Your mission at bathtime: Get the kids clean. Their mission at bathtime: Get as much water as possible on every wall/tile/dry grown-up present.
But! While they’re having their bubble-filled splash-fest (and making a pool out of your bathroom), consider turning their time in the tub into a learning opportunity – with easy, fun activities that can help your child’s development.
The toy wash.
Bring a toy doll or animal into the bath, as well as some extra bubbles and a small cloth, and encourage your kids to give them a wash. They’ll be using imaginative play to practice the skills of cleaning, scrubbing, rinsing and drying, while also learning how to look after other objects (important for their social and emotional development). And, as with any task that holds their attention for more than 0.2 seconds, while they are busy washing, it’s working to enhance their concentration and focus. Added bonus: Everyone ends up with clean toys!
Playing with cups.
You don’t need specific bath cups – although if you’ve got them, great! – but stacking cups, measuring cups or even plastic drinking cups all work just as well. Chuck them in the water and let your little rascal experiment with filling, lifting, pouring, splashing (yes, sorry!) and pouring. Movements like this enhance a kid’s hand-eye coordination, as well as their gross and fine motor skills. Encouraging your child to squeeze toys to squirt water into the cups can also boost muscle strength in tiny hands.
Bathtime engages a lot of senses – touch, sight, hearing, smell, taste. (Uh, those bubbles are not for eating…) But you can give your kid a chance to explore new sensations by introducing different materials (ice, bubbles, slime), textures (gritty, squishy, slippery) and temperatures (warm, cool, cold). As they begin to play, talk to your child about what they’re experiencing: “How do the bubbles feel on your skin? Soft or slippery?” “Is the water warm or cold?” “I think you have drunk enough bath water now!” This chatter will also help to improve their communication skills.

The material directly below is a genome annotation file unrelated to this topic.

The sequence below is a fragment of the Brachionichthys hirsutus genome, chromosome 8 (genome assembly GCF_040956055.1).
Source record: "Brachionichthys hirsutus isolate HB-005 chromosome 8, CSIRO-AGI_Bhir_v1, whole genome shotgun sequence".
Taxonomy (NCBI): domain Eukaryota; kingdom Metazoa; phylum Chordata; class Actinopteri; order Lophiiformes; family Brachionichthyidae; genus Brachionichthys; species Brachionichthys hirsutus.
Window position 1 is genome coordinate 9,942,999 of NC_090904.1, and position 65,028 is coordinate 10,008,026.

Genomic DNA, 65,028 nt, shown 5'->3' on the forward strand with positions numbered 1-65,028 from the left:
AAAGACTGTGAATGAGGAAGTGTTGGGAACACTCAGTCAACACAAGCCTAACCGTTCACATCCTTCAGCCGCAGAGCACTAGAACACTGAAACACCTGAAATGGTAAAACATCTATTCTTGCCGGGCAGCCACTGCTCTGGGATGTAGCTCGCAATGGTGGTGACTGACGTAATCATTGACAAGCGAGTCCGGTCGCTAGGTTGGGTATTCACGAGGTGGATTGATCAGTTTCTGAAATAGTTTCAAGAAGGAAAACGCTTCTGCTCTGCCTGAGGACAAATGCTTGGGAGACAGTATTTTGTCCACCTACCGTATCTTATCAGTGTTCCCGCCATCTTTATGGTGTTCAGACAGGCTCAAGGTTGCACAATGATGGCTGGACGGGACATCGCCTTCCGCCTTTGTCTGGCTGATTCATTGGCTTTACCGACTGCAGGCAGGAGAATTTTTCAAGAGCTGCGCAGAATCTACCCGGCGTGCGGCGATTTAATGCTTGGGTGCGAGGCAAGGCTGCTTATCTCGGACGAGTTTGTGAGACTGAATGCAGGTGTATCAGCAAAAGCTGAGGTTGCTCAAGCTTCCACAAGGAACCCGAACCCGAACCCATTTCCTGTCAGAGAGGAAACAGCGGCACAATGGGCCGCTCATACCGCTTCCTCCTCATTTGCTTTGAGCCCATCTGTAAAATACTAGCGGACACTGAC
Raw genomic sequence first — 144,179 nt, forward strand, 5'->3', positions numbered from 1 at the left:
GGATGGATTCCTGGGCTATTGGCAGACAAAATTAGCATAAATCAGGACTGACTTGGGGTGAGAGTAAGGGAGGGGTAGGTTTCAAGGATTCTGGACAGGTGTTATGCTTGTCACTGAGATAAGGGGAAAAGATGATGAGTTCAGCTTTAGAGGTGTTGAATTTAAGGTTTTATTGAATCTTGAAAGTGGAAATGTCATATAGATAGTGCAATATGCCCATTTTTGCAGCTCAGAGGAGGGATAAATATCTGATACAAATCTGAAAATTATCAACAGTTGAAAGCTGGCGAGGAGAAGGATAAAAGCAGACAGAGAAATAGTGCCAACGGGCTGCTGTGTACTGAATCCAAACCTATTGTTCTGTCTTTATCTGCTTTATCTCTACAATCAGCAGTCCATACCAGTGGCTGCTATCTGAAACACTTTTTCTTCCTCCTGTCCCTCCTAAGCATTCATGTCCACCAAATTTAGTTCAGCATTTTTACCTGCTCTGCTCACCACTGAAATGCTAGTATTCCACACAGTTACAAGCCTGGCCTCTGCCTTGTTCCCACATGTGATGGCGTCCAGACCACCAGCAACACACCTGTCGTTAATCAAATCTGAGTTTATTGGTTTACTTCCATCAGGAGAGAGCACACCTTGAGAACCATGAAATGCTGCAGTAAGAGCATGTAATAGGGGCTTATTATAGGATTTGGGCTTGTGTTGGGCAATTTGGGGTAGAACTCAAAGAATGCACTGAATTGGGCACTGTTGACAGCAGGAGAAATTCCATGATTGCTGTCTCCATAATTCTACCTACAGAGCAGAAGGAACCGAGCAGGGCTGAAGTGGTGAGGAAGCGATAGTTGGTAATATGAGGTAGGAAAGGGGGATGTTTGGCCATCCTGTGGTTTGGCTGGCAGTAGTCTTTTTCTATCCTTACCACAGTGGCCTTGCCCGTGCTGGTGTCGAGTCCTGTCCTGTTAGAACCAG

Counting and numbers.
Maths might not sound like the funnest addition to bathtime, but counting and introducing scientific concepts (such as volume and weight) while in the water can be really helpful for little-big kids. Challenge them to measure how many cups of water will fill up a bucket, or guess whether certain items will sink or float. You can also encourage children to engage with their bodies, counting their fingers, toes, arms and legs – this not only supports their knowledge of numbers and counting, but also helps in their physical development. They’ll soon learn they have five toes! Two arms! Two legs! All the better to splash you with.